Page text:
Baseball umpire Wally Bell dies

Staff report


Wally Bell, an Austintown native who umpired in the major leagues for 21 years, died of a heart ailment Monday at Northside Medical Center. He was 48.

Bell, who had open- heart surgery in 1999, was in town for the Austintown Fitch Hall of Fame dinner over the weekend and was admitted to the hospital Saturday, when he suffered a heart attack, according to The Vindicator’s broadcast partner, 21 WFMJ-TV.

He died Monday afternoon. Bell leaves two children, Lindsey, 13, and Jason, 14, and a fiancee, Renee Rouser of Youngstown.

A 1983 Fitch High graduate, Bell attended the Joe Brinkman Umpire School in 1984 with fellow Fitch graduate Brian O’Nora, who is now an MLB umpire.

“He was a heck of a nice guy, always upbeat, very positive about most things,” said John Rorick, who was one of Bell’s baseball coaches at Fitch and became one of his closest friends. “He had a lot of determination and desire.

“I was like a brother to him. We could talk about anything. That’s what I’m going to miss most.”

Bell began umpiring in the New York-Penn League in the summer of 1984 and spent nine years in the

minors before moving on to the majors in 1993. He worked the 2006 World Series with Poland’s John Hirschbeck and also has worked two All-Star games, four League Championship Series and five Division

Series, including this year’s Pirates-Cardinals series.

“One of my dearest friends,” Hirschbeck told WFMJ-TV. “We worked

together for 11 years. He was like a son to me. It’s


Rorick said Bell had been struggling with health

issues in recent years and has a history of heart problems in his family. On his biography, Bell said his biggest career

accomplishment was

resuming his career in 1999 after open-heart surgery.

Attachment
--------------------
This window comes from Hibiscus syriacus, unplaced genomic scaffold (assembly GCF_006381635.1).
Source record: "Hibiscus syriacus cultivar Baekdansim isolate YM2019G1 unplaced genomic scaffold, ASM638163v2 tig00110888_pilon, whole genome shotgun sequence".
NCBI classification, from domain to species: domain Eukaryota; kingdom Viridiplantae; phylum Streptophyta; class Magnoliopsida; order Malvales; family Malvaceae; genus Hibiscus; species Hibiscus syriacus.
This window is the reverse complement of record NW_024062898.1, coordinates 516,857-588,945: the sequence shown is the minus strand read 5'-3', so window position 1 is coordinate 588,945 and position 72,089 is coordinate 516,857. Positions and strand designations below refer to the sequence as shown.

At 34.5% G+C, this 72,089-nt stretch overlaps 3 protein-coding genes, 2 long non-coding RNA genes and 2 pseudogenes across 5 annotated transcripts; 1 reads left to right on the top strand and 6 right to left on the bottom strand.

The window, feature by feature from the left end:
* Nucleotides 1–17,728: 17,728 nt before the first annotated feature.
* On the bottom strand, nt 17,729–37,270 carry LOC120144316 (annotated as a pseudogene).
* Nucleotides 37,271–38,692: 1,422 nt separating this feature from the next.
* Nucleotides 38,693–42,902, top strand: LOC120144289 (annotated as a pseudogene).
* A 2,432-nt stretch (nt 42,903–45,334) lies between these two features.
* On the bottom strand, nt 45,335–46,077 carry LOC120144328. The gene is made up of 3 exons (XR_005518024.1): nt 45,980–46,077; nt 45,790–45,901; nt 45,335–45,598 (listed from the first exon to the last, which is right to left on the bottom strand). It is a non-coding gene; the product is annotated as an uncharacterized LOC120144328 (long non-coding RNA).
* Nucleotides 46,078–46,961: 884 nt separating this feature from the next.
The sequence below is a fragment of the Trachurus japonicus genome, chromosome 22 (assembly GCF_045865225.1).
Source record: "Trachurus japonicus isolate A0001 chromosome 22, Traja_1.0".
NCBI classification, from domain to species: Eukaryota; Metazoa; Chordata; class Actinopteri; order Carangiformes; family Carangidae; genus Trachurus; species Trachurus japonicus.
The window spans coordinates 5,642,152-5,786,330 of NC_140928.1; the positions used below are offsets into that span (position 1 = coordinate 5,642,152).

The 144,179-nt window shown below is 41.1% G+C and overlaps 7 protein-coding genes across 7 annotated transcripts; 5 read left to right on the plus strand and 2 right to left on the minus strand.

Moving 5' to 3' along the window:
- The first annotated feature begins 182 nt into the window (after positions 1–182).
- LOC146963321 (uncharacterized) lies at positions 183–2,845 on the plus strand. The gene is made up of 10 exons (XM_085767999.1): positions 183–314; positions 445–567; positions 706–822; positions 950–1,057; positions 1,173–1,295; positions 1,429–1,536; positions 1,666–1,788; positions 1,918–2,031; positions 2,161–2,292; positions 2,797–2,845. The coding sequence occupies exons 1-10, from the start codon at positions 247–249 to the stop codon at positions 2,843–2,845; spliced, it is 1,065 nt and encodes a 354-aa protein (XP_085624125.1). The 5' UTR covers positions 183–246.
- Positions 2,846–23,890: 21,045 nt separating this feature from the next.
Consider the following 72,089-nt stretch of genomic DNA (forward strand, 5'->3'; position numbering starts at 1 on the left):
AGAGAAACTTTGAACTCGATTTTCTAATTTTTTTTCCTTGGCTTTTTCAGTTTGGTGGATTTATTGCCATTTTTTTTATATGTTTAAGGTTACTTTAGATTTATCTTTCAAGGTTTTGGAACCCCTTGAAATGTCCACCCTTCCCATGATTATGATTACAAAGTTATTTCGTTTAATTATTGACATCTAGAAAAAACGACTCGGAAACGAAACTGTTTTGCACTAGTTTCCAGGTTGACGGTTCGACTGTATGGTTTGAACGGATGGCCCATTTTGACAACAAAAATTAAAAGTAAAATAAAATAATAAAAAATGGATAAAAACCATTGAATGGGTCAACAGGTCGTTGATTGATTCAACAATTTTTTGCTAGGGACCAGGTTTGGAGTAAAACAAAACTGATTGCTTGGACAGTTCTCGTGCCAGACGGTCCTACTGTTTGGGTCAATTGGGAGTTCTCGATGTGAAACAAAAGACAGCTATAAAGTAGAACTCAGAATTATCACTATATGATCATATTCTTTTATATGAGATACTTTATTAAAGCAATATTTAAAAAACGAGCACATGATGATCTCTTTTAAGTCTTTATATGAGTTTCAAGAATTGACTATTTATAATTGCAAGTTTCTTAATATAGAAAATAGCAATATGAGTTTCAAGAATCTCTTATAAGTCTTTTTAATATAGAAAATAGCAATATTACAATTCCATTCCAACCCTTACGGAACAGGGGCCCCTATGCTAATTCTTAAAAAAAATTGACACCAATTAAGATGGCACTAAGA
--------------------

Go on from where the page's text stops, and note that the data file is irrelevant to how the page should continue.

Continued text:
“He was absolutely genuine,” said local sandlot umpire John Mang, one of Bell’s close friends. “In all the years that I knew W,

he’d never say no to a fundraiser or charity event. He may have worked out of his suitcase, but his two children were his priority and he was just an excellent

father to both of them.”

Bell and O’Nora both got their start in the Mahoning Valley Umpires organization.

“You could just tell back then that they were

major-league material,” said Greg Patory, a local umpire who worked with Bell in Youngstown’s Class B and Class AA leagues. “They loved the game, were very professional both on and off the field and represented our area in a first-class manner.”

Boardman’s Rob Luklan, who is a back judge for the Atlantic Coast Conference, played Class B baseball with Bell for Buckeye Elks in the early 1980s. They also refereed local high school basketball games, which Bell would do in his offseason.

“It’s a sad, sad day for me because he was a great friend, and at 48 years old, that is way too young for anyone to die,” Luklan said.

Former Boardman High and YSU pitcher Mike

Glinatsis, who pitched in the Giants’ and Dodgers’

minor-league systems, was familiar with Bell from Youngstown’s Class AA.

“I was always impressed with the way he was able to control a game,” Glinatsis said. “His strike zone was always consistent, but most of all, he knew the rules of the game.”

Nick Siciliano, a 1993 Fitch High graduate and former minor-league baseball umpire, said Bell was the reason he wanted to

become an umpire.

“He was so instrumental, along with coach [Rich] Coppola and coach Rorick, because all three taught us the right way to do things,” Siciliano said. “When I didn’t handle a situation the right way, it was Wally who took who took me aside and reminded me that while things aren’t always going to be handled perfectly, just handle them the right way and to the best of my ability and everything would work out.”

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